Yarnover Truck
8 Images

Inside the new Yarnover Truck, a knitters store on wheels

Barbra Pushies, left, and Maridee Nelson are launching the Yarnover Truck, a Little Debbie snack truck converted into a mobile yarn store.  (Mel Melcon / Los Angeles Times)
Nelson and Pushies outfitted their truck with shelves to display the specialty yarns they sell. A skylight keeps the space bright and cheery. (Mel Melcon / Los Angeles Times)
Pushies sits behind the wheel of the Yarnover Truck, where more yarn hangs from a rack, along with... (Mel Melcon / Los Angeles Times)
... tins filled with tools of the trade. The truck also carries knitting needles and crochet hooks. (Mel Melcon / Los Angeles Times)
Lace-weight yarns from Anzula of Fresno are among the items for sale. The owners of the Yarnover Truck said they hoped to further differentiate themselves from brick-and-mortar yarn retailers by focusing on California-made luxury yarns, custom colors and patterns created exclusively for the mobile store.  (Mel Melcon / Los Angeles Times)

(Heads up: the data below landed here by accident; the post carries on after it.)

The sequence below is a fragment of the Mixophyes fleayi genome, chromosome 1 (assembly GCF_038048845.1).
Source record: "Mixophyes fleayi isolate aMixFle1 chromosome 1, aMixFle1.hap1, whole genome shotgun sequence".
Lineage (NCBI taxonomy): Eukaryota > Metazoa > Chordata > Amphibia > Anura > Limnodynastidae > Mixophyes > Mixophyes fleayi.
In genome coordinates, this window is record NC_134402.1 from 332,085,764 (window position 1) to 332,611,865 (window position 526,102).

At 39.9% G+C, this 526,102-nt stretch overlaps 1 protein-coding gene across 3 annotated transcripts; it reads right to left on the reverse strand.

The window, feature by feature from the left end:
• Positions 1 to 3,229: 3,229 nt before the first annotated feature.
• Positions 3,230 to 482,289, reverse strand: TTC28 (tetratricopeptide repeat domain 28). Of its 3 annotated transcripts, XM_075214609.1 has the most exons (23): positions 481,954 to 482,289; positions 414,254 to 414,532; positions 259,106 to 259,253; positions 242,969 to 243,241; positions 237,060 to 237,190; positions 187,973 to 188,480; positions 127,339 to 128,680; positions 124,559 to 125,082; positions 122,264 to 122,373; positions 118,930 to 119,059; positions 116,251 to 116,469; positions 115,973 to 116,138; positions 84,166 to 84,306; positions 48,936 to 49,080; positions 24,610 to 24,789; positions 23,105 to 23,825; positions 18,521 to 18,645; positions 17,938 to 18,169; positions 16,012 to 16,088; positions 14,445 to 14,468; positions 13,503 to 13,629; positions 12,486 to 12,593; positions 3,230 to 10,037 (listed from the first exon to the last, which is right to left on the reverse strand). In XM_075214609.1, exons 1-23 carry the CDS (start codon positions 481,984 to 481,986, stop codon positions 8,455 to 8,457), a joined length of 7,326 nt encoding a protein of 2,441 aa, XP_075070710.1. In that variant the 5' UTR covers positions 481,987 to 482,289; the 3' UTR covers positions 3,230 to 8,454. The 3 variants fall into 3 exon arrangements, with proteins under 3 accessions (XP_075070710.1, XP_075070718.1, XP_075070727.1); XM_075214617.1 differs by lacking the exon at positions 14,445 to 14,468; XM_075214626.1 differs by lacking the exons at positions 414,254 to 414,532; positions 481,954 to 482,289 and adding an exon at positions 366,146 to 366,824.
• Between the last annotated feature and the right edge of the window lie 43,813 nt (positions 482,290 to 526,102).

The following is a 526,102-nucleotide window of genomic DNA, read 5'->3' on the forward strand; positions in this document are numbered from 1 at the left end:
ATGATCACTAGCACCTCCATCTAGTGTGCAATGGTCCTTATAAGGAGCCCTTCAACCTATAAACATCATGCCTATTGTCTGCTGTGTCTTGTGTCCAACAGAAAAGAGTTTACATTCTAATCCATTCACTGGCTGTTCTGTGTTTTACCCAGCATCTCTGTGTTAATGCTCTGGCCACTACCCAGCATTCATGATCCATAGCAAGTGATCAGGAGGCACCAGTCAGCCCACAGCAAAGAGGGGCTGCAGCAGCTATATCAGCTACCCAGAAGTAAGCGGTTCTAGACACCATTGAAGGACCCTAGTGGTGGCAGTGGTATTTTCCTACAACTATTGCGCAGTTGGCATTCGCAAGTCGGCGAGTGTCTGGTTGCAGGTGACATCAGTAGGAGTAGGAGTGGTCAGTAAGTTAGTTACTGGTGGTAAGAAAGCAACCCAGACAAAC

Bulky weight, burly spun wool yarn by Brown Sheep. (Mel Melcon / Los Angeles Times)
“There hasn’t been a lot of stopping and thinking,” said Barbra Pushies, left, pictured with business partner Maridee Nelson. “We just started going.” Their quest to open what is believed to be the country’s first mobile yarn store included a $10,000 campaign on the crowd-funding site Indiegogo.com. The pair found a used Chevrolet P30 Step Van and a mechanic to evaluate it on Craigslist. Crowd-sourcing via Indiegogo.com raised $10,000 to cover the cost of tricking out the vehicle, which they have nicknamed Little Debbie.  (Mel Melcon / Los Angeles Times)
Barbra Pushies and Maridee Nelson will be rolling their truck across Southern California in the months to come, including Yarn Crawl L.A. on April 11 to 14.  (Mel Melcon / Los Angeles Times)
1/8